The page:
come out of it, shopping? Christmas? Should have remained in lock-down, the
R number too high should have given clear message about Christmas no mixing
at all even on Christmas day – too late in stopping 4 day intended mixing,
people did mix.
They were far too late to lock down in January 2021 why did they open upon
December is a tragedy which led to many deaths.
Lock down in March 2020 four weeks too late – governing idea in public health
(practical shoe leather and upstream public health) is to get the R number as
low as possible by the above measures – aim should be to try and eliminate covid 19 or get R number below 0.1 this is something we as a country we didn't
do as of 10 march 2021 still haven’t got test track isolate right
Not enough attention given to air flowing in building (demonstrates again a lack
of environmental health savvy) should have been compulsory to open windows
e.g., on buses don't rely on artificial air conditions may spread co-vid also
haphazard approach to masks should have been introduced for all in February
2020. When UK introduced masks about a year too late.
UK came out of first lock down too early R number far too high nearer to one
needed to aim for 0.l and below now variants given the opportunity to
development and have which may make the vaccine less effective in the long
Government responsible for 20,00 deaths in transferring Covid 19 patients
from hospitals into care homes, releasing infected people into care homes, who
is going to take responsibility for this?
In the last 40 years increasingly privatised (care homes)
and used temporary staff who travelled to different care homes increasing
infection spread– generally there was lack of appropriate PPE in care homes.
The “eat out scheme” of summer 2020 was a disaster in terms of covid spread.
Also, the Government allowing people to go abroad in summer late summer of
2020 a disaster and wrong, should have had a total ban on foreign travel.
Should not in September 2020 allowed all children to go back to school and
allowed students to travel to universities from all over the country – maybe they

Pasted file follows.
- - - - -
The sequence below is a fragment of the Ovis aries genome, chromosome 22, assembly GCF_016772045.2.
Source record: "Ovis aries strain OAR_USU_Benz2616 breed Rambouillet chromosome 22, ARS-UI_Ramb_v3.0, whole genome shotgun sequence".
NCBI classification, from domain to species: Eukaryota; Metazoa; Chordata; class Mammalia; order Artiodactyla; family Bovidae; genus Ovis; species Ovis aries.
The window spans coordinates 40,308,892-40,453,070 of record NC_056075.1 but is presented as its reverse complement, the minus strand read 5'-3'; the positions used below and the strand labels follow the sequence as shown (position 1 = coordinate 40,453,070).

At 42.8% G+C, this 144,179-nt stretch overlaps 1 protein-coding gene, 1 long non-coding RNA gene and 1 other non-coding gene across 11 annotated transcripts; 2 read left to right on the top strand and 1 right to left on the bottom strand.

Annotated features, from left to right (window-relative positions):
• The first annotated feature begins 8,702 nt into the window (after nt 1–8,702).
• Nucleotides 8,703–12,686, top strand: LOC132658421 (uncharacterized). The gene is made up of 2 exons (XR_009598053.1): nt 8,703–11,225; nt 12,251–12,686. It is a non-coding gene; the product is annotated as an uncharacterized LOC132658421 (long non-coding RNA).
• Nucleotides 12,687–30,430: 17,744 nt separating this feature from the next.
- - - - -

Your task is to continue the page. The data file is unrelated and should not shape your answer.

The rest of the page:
should have stopped universities for a year.
Locked down 5 weeks to late in October 2020 -still had not got R number
Government’s decisions lack of decisions confusing messages and delaying
decisions, has paved the way to this crisis
Q why did they open up from lock-down in December 2020 when R
number far too high
Q. why did they drop 2 metre rules to one?
thus, increasing likelihood of new variants to develop
no local preventive up stream public health approach. The Government is
relying on a magic bullet – the vaccine.
From 1850 to 1945 most respiratory diseases fell due to better public health
and state intervention, better nutrition, before vaccination see Thomas
McKeown 1974 The Role of Medicine.
Why has New Zealand (an island like the UK) had only 25 deaths they had
early travel ban and good quarantine
UK has no clear plan to get R down below 0.1 no border policy still as of
11/3/21 no comprehensive border control and quarantine, no expert local
authority led track trace and isolation of contacts.
We paid for summer holidays with winter deaths
why do other countries like Finland Norway who have deaths below 500
offer generous isolation allowances.
The dominant ideology neo -liberalism has a negative view of liberty
individualistic not the common good or all citizens flourishing and equal
opportunities, in UK privilege is often mistaken for talent e.g., Johnson.
Why did it take months for the UK Government to inform local authorities
about people who had tested positive for Covid, and why no notification to
environmental health officers and local directors of public health?
The semi privatising health and social care act 2012 reduced finance to
and fragmented public health – why?
Public health England lacks independence from government doesn't
critique or speak up enough for the people’s health, public health, too quiet
about inequities the causes of inequalities in health, poor work conditions
overcrowding air pollution, poor housing – why – clinicians or too strong
links to big pharm, not practical public health people.
This has big implications for how we decide who specialises in public
health. Should select people on their knowledge and practical experience of
shoe leather up stream public health not on psychometric testing – Johnson
is responsible for all these deaths but public health England didn't have a
good early pandemic many examples e.g., telling people it was alright to
have Liverpool football match, evidence of lack of knowledge of proper
public health.
Why did government abandon testing on the 12 march 2020 because
probably for the last ten unnecessary austerity years they had run down
local authorities’ public health and fact that councils didn't have enough
money to employ more environmental health officers – government wants a
minimal state and laissez faire part of its dominant ideological madness.
As Albert Camus in the plague correctly stated (pandemics) “it brings the
hidden truth of a corrupt world to the surface) and death making, (TW)
lots of it.